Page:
Inmates housed at the Plymouth County jail will soon receive health care services from area providers.
Starting in January, Mercy Medical Center, in Sioux City, will be providing nursing and physician services in the jail to an average of 32 inmates annually.
"We have come to a very good agreement with Mercy," said Plymouth County Sheriff Mike Van Otterloo.
The hospital will provide five to six hours of nursing care a week on Tuesdays and Thursdays, and three to four hours of doctor care on Wednesdays, he said.
Pharmacy medications for inmates will also be provided locally through Le Mars Family Pharmacy, Van Otterloo said.
He said an agreement has been made with Tom Ryan, owner of the Le Mars pharmacy, to start providing those services Jan. 1.
"He's got a good idea of what medications they dispense in the jail and the cost and how they have to be packaged," Van Otterloo said.
For the last three years, Plymouth County contracted with Advanced Correctional Healthcare, in Illinois, to provide health care and medication services at the jail.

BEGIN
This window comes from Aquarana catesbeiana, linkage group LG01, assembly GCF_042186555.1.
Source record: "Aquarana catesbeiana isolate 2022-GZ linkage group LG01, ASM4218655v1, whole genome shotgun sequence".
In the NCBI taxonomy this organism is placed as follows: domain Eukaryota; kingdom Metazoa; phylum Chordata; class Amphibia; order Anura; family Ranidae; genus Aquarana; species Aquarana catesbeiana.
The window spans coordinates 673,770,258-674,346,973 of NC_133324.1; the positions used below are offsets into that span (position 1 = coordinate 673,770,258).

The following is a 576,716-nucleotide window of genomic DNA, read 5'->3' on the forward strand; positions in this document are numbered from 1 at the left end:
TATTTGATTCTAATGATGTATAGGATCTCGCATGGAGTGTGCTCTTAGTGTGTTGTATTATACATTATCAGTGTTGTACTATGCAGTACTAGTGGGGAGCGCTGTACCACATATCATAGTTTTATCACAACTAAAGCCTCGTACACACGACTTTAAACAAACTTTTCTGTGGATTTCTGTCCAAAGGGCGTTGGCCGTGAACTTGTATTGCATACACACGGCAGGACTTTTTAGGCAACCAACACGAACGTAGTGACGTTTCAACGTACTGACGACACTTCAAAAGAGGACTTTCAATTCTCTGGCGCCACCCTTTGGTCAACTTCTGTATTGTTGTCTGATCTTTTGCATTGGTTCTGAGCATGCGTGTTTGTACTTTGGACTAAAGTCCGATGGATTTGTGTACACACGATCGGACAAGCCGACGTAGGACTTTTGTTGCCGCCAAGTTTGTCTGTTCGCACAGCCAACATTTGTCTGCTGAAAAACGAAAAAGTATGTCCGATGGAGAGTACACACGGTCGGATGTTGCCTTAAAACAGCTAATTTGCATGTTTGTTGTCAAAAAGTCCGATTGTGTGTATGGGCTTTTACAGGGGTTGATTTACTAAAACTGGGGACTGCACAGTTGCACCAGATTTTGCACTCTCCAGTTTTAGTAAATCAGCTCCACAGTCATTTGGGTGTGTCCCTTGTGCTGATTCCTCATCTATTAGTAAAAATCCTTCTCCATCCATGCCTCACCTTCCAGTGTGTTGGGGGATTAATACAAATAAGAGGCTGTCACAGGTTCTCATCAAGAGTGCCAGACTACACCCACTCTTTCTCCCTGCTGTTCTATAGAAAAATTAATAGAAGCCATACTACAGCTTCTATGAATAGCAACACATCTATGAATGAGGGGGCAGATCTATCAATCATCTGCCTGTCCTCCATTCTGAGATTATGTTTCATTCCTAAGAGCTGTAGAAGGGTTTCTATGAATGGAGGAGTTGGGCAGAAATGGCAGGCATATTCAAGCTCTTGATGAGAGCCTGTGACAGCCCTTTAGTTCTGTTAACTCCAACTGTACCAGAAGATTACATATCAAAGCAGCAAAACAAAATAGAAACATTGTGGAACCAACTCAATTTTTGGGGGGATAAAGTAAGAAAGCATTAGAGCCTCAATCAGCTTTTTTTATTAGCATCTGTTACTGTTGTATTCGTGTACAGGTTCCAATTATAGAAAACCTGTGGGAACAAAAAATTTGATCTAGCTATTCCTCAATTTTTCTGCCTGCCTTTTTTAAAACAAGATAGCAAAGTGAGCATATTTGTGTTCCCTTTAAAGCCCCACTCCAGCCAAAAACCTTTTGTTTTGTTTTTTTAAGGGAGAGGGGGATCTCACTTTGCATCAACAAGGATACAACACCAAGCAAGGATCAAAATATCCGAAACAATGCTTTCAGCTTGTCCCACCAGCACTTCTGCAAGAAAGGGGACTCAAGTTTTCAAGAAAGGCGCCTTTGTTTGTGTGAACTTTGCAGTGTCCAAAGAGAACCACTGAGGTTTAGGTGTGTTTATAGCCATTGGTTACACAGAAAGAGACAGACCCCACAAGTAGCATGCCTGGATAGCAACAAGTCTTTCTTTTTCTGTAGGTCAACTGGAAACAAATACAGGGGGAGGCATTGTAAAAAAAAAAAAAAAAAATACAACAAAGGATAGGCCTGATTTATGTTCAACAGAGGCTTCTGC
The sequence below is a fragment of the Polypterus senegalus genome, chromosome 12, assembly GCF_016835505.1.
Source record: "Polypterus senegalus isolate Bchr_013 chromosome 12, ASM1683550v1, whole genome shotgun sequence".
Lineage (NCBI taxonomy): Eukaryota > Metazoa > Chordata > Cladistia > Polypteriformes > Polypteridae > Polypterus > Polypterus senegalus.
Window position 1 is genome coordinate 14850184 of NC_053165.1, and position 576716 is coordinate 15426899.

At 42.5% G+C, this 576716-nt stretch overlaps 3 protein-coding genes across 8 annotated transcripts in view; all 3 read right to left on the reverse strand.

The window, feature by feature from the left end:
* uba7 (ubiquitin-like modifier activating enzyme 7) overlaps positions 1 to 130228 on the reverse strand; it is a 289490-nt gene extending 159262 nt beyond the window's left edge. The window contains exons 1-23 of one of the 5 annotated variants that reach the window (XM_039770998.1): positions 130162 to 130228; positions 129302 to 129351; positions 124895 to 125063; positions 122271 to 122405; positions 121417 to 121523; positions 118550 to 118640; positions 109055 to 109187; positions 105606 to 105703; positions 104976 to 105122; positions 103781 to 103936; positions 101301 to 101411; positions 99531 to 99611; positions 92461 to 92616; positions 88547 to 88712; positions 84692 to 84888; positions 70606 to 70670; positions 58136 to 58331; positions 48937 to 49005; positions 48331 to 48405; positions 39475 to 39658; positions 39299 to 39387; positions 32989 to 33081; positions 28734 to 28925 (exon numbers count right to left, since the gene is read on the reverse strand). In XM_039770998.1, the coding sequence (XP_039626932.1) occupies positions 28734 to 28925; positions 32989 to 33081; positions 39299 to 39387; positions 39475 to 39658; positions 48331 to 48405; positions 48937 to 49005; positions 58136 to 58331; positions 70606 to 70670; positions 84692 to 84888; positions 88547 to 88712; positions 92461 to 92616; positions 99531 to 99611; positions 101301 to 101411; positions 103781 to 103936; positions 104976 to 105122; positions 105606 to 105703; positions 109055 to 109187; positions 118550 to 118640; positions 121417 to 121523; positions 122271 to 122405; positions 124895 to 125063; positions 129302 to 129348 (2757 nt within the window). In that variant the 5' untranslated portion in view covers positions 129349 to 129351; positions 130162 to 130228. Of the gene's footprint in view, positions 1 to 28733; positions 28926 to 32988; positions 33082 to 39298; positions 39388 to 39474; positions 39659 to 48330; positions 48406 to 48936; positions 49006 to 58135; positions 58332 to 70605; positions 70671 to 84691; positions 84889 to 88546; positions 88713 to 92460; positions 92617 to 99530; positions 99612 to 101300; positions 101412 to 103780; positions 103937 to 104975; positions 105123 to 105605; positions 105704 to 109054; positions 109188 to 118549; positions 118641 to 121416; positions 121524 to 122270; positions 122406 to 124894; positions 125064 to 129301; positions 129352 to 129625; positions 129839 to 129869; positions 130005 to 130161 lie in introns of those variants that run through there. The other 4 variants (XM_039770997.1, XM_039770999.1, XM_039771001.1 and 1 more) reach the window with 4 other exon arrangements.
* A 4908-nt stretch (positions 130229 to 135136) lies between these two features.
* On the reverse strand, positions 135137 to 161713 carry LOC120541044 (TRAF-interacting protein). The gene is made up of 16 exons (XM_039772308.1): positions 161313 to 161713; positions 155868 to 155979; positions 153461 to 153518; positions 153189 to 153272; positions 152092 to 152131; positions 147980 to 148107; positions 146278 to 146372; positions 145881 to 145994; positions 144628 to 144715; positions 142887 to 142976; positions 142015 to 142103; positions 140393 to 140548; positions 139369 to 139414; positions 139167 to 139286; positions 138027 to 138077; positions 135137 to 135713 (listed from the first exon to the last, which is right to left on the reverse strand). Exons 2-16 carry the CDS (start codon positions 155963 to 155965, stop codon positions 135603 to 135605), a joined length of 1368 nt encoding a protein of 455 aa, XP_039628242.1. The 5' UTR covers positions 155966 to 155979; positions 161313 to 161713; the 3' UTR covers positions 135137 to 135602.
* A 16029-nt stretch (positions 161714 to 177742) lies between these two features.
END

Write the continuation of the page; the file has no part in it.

That contract ends Dec. 31.
"That relationship is OK. It started out really good," Van Otterloo said. "As we've gone through the three years, the communication line hasn't stayed as open as it maybe should have."
He added that the company struggled to fill the nursing and physician duties required in the contract.
"Not to say they didn't do a good job," Van Otterloo said. "They just found it difficult to have someone come up to do that function in a jail that really for them is a smaller kind of jail."
The company, which also provided inmates' medication, generally offers those services in much larger settings, he said.
The sheriff said he sees positives in contracting with Mercy and Le Mars Family Pharmacy.
"The cost will probably be comparable," he said. "I think if anything it's going to be a little less."
Based on information provided in 2009, the county has been paying $2,417 a month to Advanced Correctional Healthcare in its current three-year contract.
"They (Mercy) will bill us for the actual hours they work whereas (with) Advanced Correctional Healthcare we had a set amount, regardless of those hours," Van Otterloo said.
He explained that a one-year contract has been signed with Mercy and Le Mars Family Pharmacy.
"I'm excited about it," Van Otterloo said. "We're working with local pharmacists."
Last week the sheriff told the Plymouth County Board of Supervisors about the change in companies providing for inmates' medical care.
At that time, Supervisor Jack E. Guenthner said he, too, is "glad to see a local pharmacist."
Van Otterloo said, initially, he was hesitant using local providers because of the volume of medications needed.
"But Tom was right in the ballpark, maybe give or take $300-$400 over the course of the year," Van Otterloo said. "I think it's going to be great."